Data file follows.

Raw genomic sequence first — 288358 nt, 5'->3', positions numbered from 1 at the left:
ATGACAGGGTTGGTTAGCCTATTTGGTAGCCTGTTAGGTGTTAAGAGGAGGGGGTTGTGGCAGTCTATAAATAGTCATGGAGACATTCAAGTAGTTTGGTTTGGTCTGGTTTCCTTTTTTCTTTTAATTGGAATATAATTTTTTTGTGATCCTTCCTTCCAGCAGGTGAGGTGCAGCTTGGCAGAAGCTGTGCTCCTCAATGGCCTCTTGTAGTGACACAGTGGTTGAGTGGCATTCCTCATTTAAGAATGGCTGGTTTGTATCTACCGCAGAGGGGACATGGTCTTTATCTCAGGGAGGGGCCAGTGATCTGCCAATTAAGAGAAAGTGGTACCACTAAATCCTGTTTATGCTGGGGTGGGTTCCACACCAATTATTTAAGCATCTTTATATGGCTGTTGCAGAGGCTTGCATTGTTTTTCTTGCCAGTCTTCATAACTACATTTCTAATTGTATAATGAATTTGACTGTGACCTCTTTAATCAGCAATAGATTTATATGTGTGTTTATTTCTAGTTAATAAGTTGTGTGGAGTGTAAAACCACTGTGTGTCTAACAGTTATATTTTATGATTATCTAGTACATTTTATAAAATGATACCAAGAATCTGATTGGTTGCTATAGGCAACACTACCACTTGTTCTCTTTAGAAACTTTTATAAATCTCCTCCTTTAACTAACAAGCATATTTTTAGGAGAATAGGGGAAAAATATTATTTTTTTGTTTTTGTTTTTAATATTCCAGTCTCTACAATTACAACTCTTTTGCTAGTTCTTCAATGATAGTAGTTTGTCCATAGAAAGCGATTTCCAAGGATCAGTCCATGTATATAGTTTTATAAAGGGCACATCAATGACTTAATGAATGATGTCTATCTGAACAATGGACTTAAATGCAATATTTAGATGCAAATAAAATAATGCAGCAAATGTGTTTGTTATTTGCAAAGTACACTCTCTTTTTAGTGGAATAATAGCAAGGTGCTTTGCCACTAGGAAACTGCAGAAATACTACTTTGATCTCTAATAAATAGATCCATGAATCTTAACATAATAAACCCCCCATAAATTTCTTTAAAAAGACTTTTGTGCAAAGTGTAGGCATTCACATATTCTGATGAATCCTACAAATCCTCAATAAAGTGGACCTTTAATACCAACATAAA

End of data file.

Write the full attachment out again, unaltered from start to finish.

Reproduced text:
Raw genomic sequence first — 288358 nt, 5'->3', positions numbered from 1 at the left:
ATGACAGGGTTGGTTAGCCTATTTGGTAGCCTGTTAGGTGTTAAGAGGAGGGGGTTGTGGCAGTCTATAAATAGTCATGGAGACATTCAAGTAGTTTGGTTTGGTCTGGTTTCCTTTTTTCTTTTAATTGGAATATAATTTTTTTGTGATCCTTCCTTCCAGCAGGTGAGGTGCAGCTTGGCAGAAGCTGTGCTCCTCAATGGCCTCTTGTAGTGACACAGTGGTTGAGTGGCATTCCTCATTTAAGAATGGCTGGTTTGTATCTACCGCAGAGGGGACATGGTCTTTATCTCAGGGAGGGGCCAGTGATCTGCCAATTAAGAGAAAGTGGTACCACTAAATCCTGTTTATGCTGGGGTGGGTTCCACACCAATTATTTAAGCATCTTTATATGGCTGTTGCAGAGGCTTGCATTGTTTTTCTTGCCAGTCTTCATAACTACATTTCTAATTGTATAATGAATTTGACTGTGACCTCTTTAATCAGCAATAGATTTATATGTGTGTTTATTTCTAGTTAATAAGTTGTGTGGAGTGTAAAACCACTGTGTGTCTAACAGTTATATTTTATGATTATCTAGTACATTTTATAAAATGATACCAAGAATCTGATTGGTTGCTATAGGCAACACTACCACTTGTTCTCTTTAGAAACTTTTATAAATCTCCTCCTTTAACTAACAAGCATATTTTTAGGAGAATAGGGGAAAAATATTATTTTTTTGTTTTTGTTTTTAATATTCCAGTCTCTACAATTACAACTCTTTTGCTAGTTCTTCAATGATAGTAGTTTGTCCATAGAAAGCGATTTCCAAGGATCAGTCCATGTATATAGTTTTATAAAGGGCACATCAATGACTTAATGAATGATGTCTATCTGAACAATGGACTTAAATGCAATATTTAGATGCAAATAAAATAATGCAGCAAATGTGTTTGTTATTTGCAAAGTACACTCTCTTTTTAGTGGAATAATAGCAAGGTGCTTTGCCACTAGGAAACTGCAGAAATACTACTTTGATCTCTAATAAATAGATCCATGAATCTTAACATAATAAACCCCCCATAAATTTCTTTAAAAAGACTTTTGTGCAAAGTGTAGGCATTCACATATTCTGATGAATCCTACAAATCCTCAATAAAGTGGACCTTTAATACCAACATAAA